Put Your Strengths to Work… But Do You Know What They Are?

By | Culture, Grow Your Career, Professional Development | No Comments

I know everyone has been asked during an interview, “What is your greatest strength?” Of course you have an answer to the question right then. However once you get on a team, are you actually playing to that strength and is it really a strength of yours?

One of the DAXKO Reading Groups available this summer is Go Put Your Strengths to Work: 6 Powerful Steps to Achieve Outstanding Performance by Marcus Buckingham. For those of you that were part of the last DAXKO Reading Group and read Now Discover Your Strengths, this is a great follow up book. Here’s a teaser to peak your interest…

Buckingham’s main concept is to always play to your strengths. If you are trying to improve on a weakness, it is going to take a lot of work to get really good at that one thing. In contrast if you try to improve something you are already good at, then you will grow exponentially in that area because it is already a strength and probably something you enjoy doing.

Go Put Your Strengths to Work focuses a large section of the book on working with a team. If everyone on a team plays to their strengths, then the team will be much more successful. This is much easier said than done. It is really hard to tell a team mate that you can’t do something, because that is not one of your strengths. Or you should do this other task because you are really good at it. In the long run it is better for the team to work together than everyone doing individual tasks that may be challenging for them.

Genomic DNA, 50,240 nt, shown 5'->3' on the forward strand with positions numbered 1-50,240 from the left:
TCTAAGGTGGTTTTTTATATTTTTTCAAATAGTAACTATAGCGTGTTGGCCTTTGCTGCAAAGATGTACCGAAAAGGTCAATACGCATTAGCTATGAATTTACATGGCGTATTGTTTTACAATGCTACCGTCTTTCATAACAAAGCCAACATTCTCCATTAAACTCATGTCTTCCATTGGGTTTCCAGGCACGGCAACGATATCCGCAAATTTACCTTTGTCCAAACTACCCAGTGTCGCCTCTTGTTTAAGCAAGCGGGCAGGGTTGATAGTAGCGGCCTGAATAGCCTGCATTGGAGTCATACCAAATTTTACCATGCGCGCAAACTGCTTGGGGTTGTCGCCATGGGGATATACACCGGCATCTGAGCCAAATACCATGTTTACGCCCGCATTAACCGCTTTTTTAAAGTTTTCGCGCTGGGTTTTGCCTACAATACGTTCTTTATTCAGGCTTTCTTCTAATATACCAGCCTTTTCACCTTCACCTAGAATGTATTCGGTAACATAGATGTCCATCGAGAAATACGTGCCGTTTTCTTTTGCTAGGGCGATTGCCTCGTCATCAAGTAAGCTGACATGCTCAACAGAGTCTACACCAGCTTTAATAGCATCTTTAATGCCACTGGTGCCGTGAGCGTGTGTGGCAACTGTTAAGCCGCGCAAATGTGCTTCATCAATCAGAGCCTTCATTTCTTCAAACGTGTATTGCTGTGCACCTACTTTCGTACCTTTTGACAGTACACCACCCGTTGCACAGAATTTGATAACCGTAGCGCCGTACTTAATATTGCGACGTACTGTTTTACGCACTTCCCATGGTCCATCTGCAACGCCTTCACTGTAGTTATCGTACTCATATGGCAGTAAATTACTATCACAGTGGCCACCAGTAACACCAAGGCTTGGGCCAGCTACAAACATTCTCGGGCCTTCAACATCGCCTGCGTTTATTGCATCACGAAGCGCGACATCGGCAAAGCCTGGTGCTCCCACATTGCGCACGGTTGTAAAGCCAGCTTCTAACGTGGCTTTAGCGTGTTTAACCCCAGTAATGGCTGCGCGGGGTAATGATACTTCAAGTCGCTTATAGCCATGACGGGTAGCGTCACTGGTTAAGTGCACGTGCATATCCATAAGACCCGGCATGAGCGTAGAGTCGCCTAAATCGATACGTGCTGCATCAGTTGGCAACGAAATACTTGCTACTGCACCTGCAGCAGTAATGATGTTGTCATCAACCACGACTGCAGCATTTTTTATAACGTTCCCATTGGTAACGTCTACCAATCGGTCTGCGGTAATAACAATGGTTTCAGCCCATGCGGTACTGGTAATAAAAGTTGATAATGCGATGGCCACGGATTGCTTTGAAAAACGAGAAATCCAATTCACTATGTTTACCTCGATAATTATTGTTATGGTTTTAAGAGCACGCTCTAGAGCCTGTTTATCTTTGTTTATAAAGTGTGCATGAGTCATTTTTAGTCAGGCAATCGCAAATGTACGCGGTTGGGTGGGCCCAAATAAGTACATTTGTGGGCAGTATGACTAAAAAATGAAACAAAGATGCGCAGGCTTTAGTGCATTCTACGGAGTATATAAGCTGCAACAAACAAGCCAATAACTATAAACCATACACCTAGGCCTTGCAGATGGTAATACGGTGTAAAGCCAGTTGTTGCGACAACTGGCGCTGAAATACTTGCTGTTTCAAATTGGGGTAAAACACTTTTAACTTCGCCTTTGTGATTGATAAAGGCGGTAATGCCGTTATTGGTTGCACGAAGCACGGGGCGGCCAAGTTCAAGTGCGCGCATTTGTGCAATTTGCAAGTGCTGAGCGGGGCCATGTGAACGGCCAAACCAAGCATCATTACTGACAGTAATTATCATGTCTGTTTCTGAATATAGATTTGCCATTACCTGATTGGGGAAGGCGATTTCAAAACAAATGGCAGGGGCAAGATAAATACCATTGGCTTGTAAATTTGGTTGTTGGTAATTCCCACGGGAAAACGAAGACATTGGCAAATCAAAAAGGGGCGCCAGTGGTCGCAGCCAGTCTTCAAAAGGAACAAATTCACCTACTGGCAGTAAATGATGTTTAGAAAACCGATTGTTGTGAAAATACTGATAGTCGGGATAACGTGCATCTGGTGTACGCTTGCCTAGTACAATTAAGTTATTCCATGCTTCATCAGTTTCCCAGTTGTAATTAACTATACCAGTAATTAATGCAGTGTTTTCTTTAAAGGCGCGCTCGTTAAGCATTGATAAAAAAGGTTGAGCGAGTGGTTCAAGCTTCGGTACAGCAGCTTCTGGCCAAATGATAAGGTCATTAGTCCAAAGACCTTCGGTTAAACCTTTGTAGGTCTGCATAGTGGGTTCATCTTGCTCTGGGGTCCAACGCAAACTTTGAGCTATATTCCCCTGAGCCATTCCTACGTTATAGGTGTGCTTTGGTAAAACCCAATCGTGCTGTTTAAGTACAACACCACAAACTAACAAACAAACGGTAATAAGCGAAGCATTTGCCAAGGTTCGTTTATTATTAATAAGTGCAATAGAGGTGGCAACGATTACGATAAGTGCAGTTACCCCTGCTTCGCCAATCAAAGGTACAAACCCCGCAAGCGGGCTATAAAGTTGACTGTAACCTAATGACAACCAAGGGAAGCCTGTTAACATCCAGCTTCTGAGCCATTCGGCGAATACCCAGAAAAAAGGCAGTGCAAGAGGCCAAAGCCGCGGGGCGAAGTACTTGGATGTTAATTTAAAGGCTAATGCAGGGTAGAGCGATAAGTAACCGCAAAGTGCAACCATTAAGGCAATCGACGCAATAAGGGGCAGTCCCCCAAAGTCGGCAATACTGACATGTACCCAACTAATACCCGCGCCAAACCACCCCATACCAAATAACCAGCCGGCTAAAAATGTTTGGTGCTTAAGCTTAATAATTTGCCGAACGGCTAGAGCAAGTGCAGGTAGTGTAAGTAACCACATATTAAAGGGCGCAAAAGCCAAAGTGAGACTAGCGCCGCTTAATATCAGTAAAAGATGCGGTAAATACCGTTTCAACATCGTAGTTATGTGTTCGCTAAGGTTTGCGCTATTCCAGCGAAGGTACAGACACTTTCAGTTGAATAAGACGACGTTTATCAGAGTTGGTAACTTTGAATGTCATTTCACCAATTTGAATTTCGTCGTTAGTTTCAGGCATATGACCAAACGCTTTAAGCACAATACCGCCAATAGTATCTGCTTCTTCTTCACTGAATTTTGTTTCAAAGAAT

What if you don’t know the strengths to focus on? Buckingham gives a great tip in this book to identify your strengths. As you are going throughout your week and you finish a task that you absolutely loved doing, then write it down. At the end of the week or several weeks, take that list and review the tasks that you enjoyed doing. Most likely you’ll see a theme in those tasks and can closely relate it to a strength. How do you determine if you “loved” it? Be on the watch for tasks that simply make you happy. Or tasks that you get so caught up in that several hours have passed and you haven’t even realized it.

I would recommend this book to anyone that needs reminded of their strengths and how to maximize those strengths for the greater good of your team and your company.

Sabbatical Is DAXKO’s Best Benefit Ever

By | Culture, Healthy Stuff, Workplace | No Comments

DAXKO’s always on the lookout for team members’ health and wellbeing.  Whether it’s nutritious snacks around the office, friendly (or not so friendly) fitness competitions, or free flu shots, DAXKO’s got our back when it comes to living healthier.  That includes our mental health, too.

Everyone needs a break every now and again.  DAXKO understands that and offers a 4-week paid sabbatical for team members who’ve put in 7 years with the company.  Jealous, huh?  The intent… unplug from work and recharge your battery.  The rule… NO WORK!  That means no email and no phone calls into the office.  We don’t want to hear from you for one whole month.  Period.